Kelo v. New London Calling: Eminent Domain... F*** Yeah!

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February 23, 2005

Kelo v. New London Calling: Eminent Domain... F*** Yeah!

By Jim Dallas

There's nothing we love over here at Burnt Orange Report more than our rights to life, liberty, and property. Especially property. Especially if said property is the last bottle of beer in the cooler.

While I can't speak for my Burnt brethren, I've been following the Kelo case (1 | 2) with great interest, and not merely because it could potentially make everything I'm learning in Property about "public use" obsolete.

Oral arguments were yesterday, and the inimitable Dahlia Lithwick writes up the whole story in Slate. SCOTUSblog reports that the city of New London will probably win this one... big... and governments everywhere will have unbridled authority to turn your living room into a Wal-Mart.

But, thankfully, the American Prospect pitches an idea to use all of this awesome power for good instead of evil. At least until the administrating agency is captured by the pharmaceutical industry:

Unless the drug industry starts to negotiate significantly lower prices, it may find itself battling debt-strapped states for control over the manufacture of drugs. States already take land and other property in order to benefit the public by building things such as roads and schools. Now some legislators and officials are saying they should be able to take away a drug company’s intellectual property, its patent. They want to give these patents, which allow a company to manufacture a product, to competitors that agree to sell the drugs to the states at much lower prices.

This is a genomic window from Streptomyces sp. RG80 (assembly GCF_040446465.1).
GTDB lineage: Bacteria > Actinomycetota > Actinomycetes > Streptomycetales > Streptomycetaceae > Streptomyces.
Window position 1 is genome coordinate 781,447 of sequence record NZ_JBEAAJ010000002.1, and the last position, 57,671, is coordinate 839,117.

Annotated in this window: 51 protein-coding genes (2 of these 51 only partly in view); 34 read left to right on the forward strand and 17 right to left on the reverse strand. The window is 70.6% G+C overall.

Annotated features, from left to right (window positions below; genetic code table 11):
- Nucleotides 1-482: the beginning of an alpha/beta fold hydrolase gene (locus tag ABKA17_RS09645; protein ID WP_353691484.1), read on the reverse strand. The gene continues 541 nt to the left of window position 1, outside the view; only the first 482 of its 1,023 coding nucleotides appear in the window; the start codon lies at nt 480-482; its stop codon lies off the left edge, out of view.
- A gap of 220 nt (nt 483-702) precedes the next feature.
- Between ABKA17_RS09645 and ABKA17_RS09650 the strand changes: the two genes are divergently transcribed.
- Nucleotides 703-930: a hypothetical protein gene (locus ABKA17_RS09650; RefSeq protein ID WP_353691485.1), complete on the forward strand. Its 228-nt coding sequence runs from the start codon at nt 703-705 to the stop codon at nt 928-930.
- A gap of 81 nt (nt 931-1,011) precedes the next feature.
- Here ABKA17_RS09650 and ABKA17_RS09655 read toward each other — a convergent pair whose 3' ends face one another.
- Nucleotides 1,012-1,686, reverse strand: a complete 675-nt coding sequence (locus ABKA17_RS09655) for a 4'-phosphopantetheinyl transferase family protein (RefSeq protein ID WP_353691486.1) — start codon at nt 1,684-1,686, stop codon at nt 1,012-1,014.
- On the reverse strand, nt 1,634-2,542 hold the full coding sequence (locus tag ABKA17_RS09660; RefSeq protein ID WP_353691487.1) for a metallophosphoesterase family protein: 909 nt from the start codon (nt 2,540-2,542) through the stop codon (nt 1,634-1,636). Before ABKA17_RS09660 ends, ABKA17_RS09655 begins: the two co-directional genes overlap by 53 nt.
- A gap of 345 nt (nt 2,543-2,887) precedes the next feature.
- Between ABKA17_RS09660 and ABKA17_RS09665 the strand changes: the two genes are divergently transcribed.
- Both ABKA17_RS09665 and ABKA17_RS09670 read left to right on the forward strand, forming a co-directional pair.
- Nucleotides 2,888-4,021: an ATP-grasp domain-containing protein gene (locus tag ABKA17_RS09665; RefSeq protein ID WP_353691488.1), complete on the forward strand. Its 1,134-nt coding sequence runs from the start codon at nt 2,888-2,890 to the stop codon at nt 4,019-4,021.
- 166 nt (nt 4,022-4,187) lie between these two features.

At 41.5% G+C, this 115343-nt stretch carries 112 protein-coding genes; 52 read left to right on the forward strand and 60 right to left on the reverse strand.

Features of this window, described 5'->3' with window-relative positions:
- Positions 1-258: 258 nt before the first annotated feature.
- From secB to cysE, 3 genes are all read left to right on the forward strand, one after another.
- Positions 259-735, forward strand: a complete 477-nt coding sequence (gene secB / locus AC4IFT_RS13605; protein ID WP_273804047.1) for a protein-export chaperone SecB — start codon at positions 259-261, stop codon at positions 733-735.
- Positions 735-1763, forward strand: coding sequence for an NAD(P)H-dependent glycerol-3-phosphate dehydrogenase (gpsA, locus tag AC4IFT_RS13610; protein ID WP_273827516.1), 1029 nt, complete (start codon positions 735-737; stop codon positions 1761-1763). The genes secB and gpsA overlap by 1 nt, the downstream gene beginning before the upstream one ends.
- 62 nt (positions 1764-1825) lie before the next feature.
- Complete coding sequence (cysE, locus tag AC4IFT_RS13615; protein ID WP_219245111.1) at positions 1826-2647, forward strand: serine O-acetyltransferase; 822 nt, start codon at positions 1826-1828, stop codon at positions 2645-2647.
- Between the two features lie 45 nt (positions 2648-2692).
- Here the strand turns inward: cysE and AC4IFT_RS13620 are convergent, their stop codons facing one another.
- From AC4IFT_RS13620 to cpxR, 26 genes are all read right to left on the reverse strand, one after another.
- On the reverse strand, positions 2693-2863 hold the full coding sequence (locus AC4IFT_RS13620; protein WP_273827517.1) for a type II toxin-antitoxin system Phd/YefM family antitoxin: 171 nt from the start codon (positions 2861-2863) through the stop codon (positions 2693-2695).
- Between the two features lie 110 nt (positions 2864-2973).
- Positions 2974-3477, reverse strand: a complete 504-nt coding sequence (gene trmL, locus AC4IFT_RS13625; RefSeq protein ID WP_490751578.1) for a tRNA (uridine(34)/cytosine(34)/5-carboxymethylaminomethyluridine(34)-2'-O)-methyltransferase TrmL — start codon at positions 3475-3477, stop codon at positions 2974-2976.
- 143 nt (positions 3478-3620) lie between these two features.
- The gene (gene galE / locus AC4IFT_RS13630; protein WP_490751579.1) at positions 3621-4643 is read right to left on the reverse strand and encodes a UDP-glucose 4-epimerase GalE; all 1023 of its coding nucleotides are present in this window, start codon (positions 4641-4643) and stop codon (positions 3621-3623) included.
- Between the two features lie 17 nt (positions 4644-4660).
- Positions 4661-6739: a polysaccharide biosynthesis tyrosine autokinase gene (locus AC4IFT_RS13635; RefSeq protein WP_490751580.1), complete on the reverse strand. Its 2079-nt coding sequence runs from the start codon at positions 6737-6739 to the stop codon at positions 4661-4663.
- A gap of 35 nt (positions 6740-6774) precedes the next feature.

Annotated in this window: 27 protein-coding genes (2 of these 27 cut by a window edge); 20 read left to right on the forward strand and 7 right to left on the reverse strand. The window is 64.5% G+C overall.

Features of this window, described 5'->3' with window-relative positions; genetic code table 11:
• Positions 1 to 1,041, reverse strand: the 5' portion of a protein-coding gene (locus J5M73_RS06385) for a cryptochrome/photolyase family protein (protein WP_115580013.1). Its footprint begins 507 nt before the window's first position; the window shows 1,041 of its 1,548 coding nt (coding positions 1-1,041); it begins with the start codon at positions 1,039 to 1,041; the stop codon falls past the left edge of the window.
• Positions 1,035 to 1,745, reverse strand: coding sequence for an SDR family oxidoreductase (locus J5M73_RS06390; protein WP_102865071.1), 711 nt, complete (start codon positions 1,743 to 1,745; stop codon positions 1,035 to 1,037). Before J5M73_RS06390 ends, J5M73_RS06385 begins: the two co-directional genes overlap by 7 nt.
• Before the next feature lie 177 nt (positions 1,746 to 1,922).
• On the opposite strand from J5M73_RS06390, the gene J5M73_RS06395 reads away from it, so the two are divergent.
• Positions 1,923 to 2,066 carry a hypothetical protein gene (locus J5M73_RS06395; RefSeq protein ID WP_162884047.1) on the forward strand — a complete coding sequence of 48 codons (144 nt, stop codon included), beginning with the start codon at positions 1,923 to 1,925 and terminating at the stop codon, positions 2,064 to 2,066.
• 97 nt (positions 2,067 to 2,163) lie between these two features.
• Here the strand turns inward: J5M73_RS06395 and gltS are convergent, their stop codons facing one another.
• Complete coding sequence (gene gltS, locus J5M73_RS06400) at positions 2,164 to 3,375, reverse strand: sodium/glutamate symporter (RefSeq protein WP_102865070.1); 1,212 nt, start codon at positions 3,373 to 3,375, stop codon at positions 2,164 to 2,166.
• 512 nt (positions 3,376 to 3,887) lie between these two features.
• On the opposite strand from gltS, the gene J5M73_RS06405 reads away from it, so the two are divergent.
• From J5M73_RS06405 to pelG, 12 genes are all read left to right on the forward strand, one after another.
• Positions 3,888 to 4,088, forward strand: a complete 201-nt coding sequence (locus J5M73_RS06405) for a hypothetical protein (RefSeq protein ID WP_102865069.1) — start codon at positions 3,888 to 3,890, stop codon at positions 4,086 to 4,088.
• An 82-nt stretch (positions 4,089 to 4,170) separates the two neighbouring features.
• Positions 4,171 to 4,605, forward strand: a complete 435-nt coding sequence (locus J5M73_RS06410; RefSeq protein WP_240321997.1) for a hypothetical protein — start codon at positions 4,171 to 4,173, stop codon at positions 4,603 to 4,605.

Patents are the key to huge drug-company profits. The industry will fight vociferously to protect them. In West Virginia, where the issue came up last summer, industry lawyers warned a legislative advisory council away from proposing such action on patents, claiming it would be unconstitutional. With virtually unlimited resources, the drug companies could drag states through courts for years. Still, the specter of states compelling companies to license their patents to other firms terrifies the industry. And even the fight to do this would open the industry to further scrutiny on pricing policy. All of which, some officials hope, could make drug companies more willing to negotiate discounts.

I had this idea about a month ago, but I thought it was too crazy to even consider asking the Prof about (and after all, I'm supposed to be learning about real property, not intellectual property). Maybe my initial gut feeling was right -- it's so crazy, it might just work.

Remember, the number one top reason why drugs are so expensive is because the government aids and abets the monopolistic instincts of Big Pharma.

Posted by Jim Dallas at February 23, 2005 03:51 PM | TrackBack

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